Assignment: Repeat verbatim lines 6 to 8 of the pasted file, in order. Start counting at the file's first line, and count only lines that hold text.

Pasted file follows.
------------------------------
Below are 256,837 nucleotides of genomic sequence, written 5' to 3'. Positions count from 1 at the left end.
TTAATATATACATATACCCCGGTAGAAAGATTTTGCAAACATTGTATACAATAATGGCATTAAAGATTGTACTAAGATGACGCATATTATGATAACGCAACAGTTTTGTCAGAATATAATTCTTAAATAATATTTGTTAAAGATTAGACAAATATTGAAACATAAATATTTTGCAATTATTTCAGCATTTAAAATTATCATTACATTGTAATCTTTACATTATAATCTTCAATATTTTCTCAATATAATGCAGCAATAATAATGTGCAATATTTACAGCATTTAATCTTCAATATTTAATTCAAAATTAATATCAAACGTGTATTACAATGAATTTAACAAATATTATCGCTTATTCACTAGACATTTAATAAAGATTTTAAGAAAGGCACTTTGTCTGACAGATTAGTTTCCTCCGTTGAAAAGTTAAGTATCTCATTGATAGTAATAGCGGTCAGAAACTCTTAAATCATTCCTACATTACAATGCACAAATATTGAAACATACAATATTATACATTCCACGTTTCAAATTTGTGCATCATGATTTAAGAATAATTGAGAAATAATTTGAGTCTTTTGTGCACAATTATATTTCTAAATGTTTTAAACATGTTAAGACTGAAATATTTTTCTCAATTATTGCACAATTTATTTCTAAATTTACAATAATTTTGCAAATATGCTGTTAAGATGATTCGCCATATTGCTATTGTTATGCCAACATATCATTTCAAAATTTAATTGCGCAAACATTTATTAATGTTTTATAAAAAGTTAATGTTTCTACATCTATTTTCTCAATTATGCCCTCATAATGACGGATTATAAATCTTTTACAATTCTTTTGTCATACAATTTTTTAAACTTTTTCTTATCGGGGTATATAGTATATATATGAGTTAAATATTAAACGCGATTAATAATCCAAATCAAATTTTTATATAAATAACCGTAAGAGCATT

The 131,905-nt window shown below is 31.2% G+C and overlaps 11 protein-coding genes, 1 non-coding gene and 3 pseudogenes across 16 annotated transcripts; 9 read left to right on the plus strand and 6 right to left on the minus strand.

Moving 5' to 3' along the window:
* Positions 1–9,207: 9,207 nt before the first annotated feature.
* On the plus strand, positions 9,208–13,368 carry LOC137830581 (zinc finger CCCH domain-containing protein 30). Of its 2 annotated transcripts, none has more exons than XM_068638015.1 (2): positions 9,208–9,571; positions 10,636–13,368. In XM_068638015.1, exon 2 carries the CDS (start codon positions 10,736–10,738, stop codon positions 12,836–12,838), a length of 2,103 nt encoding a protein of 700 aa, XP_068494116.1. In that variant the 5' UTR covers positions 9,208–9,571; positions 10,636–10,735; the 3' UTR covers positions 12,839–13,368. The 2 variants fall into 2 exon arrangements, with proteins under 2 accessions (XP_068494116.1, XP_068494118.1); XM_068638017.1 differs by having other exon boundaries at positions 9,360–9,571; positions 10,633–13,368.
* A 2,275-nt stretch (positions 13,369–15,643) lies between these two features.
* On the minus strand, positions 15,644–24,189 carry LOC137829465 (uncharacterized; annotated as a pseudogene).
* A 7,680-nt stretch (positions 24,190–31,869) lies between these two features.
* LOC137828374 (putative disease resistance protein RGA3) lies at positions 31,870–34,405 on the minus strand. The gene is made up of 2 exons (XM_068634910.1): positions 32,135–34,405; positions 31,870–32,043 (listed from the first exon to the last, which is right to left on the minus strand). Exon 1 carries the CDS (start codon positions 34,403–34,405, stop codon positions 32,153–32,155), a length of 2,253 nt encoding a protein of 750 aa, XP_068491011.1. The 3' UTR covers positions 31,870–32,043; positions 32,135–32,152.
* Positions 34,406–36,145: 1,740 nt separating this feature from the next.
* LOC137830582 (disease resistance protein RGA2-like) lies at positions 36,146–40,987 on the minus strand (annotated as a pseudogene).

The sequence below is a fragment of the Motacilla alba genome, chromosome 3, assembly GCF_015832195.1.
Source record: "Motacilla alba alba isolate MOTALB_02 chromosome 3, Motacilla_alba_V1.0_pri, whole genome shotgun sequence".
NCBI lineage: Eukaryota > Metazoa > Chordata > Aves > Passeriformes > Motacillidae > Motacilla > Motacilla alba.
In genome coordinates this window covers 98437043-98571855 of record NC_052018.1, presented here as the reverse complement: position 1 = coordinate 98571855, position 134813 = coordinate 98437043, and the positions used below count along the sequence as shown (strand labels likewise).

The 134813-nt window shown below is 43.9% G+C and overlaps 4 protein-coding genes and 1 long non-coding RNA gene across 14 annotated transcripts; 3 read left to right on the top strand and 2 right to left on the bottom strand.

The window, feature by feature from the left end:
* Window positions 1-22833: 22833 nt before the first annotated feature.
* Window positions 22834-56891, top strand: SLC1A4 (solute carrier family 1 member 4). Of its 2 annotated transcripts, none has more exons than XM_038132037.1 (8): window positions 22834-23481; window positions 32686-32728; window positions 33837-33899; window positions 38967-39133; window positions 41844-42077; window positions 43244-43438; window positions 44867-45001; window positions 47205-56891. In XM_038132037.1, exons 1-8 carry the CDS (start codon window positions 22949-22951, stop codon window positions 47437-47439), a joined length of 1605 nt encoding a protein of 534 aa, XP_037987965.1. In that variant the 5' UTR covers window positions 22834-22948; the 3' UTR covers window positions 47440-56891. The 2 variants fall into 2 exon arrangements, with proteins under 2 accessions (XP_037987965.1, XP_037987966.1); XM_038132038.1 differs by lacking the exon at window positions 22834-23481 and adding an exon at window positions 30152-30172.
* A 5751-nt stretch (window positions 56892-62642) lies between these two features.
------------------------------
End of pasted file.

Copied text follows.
* On the plus strand, positions 9,208–13,368 carry LOC137830581 (zinc finger CCCH domain-containing protein 30). Of its 2 annotated transcripts, none has more exons than XM_068638015.1 (2): positions 9,208–9,571; positions 10,636–13,368. In XM_068638015.1, exon 2 carries the CDS (start codon positions 10,736–10,738, stop codon positions 12,836–12,838), a length of 2,103 nt encoding a protein of 700 aa, XP_068494116.1. In that variant the 5' UTR covers positions 9,208–9,571; positions 10,636–10,735; the 3' UTR covers positions 12,839–13,368. The 2 variants fall into 2 exon arrangements, with proteins under 2 accessions (XP_068494116.1, XP_068494118.1); XM_068638017.1 differs by having other exon boundaries at positions 9,360–9,571; positions 10,633–13,368.
* A 2,275-nt stretch (positions 13,369–15,643) lies between these two features.
* On the minus strand, positions 15,644–24,189 carry LOC137829465 (uncharacterized; annotated as a pseudogene).